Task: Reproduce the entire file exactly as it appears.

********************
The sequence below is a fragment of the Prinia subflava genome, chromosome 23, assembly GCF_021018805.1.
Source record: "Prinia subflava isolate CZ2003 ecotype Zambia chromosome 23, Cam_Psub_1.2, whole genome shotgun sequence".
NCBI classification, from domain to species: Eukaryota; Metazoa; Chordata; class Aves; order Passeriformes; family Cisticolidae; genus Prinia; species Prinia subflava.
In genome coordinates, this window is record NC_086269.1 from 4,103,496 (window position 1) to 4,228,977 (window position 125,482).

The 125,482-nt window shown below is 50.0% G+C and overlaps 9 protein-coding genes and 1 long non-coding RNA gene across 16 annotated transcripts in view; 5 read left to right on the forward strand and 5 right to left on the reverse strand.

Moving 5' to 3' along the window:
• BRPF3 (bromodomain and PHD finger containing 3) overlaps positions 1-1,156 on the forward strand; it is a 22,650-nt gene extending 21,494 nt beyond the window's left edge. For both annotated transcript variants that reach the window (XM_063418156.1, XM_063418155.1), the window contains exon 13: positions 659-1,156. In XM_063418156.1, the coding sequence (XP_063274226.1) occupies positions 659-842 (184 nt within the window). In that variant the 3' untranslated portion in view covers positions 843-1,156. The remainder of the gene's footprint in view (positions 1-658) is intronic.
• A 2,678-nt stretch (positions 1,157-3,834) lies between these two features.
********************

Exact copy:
The sequence below is a fragment of the Prinia subflava genome, chromosome 23, assembly GCF_021018805.1.
Source record: "Prinia subflava isolate CZ2003 ecotype Zambia chromosome 23, Cam_Psub_1.2, whole genome shotgun sequence".
NCBI classification, from domain to species: Eukaryota; Metazoa; Chordata; class Aves; order Passeriformes; family Cisticolidae; genus Prinia; species Prinia subflava.
In genome coordinates, this window is record NC_086269.1 from 4,103,496 (window position 1) to 4,228,977 (window position 125,482).

The 125,482-nt window shown below is 50.0% G+C and overlaps 9 protein-coding genes and 1 long non-coding RNA gene across 16 annotated transcripts in view; 5 read left to right on the forward strand and 5 right to left on the reverse strand.

Moving 5' to 3' along the window:
• BRPF3 (bromodomain and PHD finger containing 3) overlaps positions 1-1,156 on the forward strand; it is a 22,650-nt gene extending 21,494 nt beyond the window's left edge. For both annotated transcript variants that reach the window (XM_063418156.1, XM_063418155.1), the window contains exon 13: positions 659-1,156. In XM_063418156.1, the coding sequence (XP_063274226.1) occupies positions 659-842 (184 nt within the window). In that variant the 3' untranslated portion in view covers positions 843-1,156. The remainder of the gene's footprint in view (positions 1-658) is intronic.
• A 2,678-nt stretch (positions 1,157-3,834) lies between these two features.